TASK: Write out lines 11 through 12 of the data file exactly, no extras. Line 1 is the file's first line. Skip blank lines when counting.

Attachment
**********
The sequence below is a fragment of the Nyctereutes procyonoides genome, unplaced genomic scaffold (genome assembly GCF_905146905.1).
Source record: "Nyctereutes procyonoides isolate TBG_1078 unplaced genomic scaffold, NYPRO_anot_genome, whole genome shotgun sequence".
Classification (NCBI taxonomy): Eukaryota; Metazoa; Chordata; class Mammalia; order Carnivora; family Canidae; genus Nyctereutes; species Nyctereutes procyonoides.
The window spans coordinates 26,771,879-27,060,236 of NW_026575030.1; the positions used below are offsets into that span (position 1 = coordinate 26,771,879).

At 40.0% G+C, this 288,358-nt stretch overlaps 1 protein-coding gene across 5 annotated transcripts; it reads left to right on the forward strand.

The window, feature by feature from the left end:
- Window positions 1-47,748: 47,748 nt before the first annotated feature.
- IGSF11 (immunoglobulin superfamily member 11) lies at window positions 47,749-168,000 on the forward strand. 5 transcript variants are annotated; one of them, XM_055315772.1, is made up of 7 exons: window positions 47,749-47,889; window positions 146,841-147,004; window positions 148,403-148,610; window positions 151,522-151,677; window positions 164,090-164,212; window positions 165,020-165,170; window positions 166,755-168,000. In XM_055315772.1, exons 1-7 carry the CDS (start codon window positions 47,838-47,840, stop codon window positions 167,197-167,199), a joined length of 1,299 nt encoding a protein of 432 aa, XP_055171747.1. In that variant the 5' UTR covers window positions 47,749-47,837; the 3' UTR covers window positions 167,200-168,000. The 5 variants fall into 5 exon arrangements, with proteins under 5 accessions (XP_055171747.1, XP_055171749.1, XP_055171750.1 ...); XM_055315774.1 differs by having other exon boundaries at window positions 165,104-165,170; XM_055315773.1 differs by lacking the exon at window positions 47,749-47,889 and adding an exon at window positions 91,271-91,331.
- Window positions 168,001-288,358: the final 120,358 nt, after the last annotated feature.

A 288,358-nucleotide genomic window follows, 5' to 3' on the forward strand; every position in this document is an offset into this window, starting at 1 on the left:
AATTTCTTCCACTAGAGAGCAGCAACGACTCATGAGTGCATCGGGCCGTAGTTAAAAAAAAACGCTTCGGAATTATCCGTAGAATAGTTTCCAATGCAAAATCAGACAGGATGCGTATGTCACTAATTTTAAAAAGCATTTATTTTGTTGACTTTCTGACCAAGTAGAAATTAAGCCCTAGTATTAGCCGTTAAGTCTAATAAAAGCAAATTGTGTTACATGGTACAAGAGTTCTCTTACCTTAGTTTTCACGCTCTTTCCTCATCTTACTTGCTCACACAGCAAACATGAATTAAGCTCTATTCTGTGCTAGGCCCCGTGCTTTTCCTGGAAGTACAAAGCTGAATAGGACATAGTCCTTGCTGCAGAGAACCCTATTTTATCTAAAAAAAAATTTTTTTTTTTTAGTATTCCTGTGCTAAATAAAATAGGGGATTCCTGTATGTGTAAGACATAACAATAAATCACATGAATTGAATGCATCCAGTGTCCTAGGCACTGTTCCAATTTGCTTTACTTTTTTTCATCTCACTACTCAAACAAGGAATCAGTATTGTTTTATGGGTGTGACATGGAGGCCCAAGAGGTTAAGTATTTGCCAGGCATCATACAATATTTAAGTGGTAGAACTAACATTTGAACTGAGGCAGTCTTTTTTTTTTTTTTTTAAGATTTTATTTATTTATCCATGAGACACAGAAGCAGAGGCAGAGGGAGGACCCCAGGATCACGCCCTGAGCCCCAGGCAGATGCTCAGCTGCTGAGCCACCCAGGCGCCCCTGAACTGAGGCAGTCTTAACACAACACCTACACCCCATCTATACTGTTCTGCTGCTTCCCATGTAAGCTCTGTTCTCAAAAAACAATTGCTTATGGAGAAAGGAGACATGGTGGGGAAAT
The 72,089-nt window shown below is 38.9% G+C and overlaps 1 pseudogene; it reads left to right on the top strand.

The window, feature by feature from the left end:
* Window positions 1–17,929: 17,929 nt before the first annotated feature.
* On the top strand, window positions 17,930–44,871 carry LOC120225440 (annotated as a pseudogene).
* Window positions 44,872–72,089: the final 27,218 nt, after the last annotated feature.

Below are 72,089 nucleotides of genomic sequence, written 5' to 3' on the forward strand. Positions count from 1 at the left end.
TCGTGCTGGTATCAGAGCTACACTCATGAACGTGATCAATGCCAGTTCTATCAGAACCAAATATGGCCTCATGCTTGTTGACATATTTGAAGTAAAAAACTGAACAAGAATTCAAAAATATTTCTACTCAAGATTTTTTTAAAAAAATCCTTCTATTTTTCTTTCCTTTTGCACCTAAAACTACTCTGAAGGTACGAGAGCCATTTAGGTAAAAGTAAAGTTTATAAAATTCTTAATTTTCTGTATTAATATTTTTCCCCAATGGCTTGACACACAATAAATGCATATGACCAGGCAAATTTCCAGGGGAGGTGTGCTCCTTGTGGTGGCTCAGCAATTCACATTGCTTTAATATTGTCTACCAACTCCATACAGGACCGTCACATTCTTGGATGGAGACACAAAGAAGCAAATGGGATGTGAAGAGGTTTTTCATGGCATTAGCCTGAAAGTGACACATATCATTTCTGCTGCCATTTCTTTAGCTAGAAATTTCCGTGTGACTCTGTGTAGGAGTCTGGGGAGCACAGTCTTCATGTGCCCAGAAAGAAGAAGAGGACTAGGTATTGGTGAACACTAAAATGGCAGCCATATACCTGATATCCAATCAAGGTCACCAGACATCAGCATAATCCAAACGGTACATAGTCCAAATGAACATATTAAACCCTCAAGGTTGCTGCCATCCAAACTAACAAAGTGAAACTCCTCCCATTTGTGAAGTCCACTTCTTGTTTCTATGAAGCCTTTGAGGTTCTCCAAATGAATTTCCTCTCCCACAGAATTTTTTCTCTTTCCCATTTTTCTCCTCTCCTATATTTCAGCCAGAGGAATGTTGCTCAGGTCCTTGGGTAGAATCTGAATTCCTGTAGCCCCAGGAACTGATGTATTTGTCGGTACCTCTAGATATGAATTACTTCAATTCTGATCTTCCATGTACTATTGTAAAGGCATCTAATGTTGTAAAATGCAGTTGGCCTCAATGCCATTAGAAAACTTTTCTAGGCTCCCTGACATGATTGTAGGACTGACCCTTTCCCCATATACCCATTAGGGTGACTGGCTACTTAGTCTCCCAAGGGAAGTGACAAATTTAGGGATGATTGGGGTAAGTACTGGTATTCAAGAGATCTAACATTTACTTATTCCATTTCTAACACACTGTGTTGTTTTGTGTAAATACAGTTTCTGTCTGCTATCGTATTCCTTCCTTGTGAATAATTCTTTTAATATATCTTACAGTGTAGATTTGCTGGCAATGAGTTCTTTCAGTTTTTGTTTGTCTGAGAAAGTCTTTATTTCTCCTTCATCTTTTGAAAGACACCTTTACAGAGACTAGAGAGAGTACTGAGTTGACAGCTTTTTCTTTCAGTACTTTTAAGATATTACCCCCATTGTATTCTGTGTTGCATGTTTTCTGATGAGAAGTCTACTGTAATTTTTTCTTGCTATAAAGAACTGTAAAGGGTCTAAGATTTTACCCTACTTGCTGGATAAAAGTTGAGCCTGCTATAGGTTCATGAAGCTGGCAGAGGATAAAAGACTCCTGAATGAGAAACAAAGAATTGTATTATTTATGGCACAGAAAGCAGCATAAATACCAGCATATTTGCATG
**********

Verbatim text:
AATTTCTTCCACTAGAGAGCAGCAACGACTCATGAGTGCATCGGGCCGTAGTTAAAAAAAAACGCTTCGGAATTATCCGTAGAATAGTTTCCAATGCAAAATCAGACAGGATGCGTATGTCACTAATTTTAAAAAGCATTTATTTTGTTGACTTTCTGACCAAGTAGAAATTAAGCCCTAGTATTAGCCGTTAAGTCTAATAAAAGCAAATTGTGTTACATGGTACAAGAGTTCTCTTACCTTAGTTTTCACGCTCTTTCCTCATCTTACTTGCTCACACAGCAAACATGAATTAAGCTCTATTCTGTGCTAGGCCCCGTGCTTTTCCTGGAAGTACAAAGCTGAATAGGACATAGTCCTTGCTGCAGAGAACCCTATTTTATCTAAAAAAAAATTTTTTTTTTTTAGTATTCCTGTGCTAAATAAAATAGGGGATTCCTGTATGTGTAAGACATAACAATAAATCACATGAATTGAATGCATCCAGTGTCCTAGGCACTGTTCCAATTTGCTTTACTTTTTTTCATCTCACTACTCAAACAAGGAATCAGTATTGTTTTATGGGTGTGACATGGAGGCCCAAGAGGTTAAGTATTTGCCAGGCATCATACAATATTTAAGTGGTAGAACTAACATTTGAACTGAGGCAGTCTTTTTTTTTTTTTTTTAAGATTTTATTTATTTATCCATGAGACACAGAAGCAGAGGCAGAGGGAGGACCCCAGGATCACGCCCTGAGCCCCAGGCAGATGCTCAGCTGCTGAGCCACCCAGGCGCCCCTGAACTGAGGCAGTCTTAACACAACACCTACACCCCATCTATACTGTTCTGCTGCTTCCCATGTAAGCTCTGTTCTCAAAAAACAATTGCTTATGGAGAAAGGAGACATGGTGGGGAAAT
The 72,089-nt window shown below is 38.9% G+C and overlaps 1 pseudogene; it reads left to right on the top strand.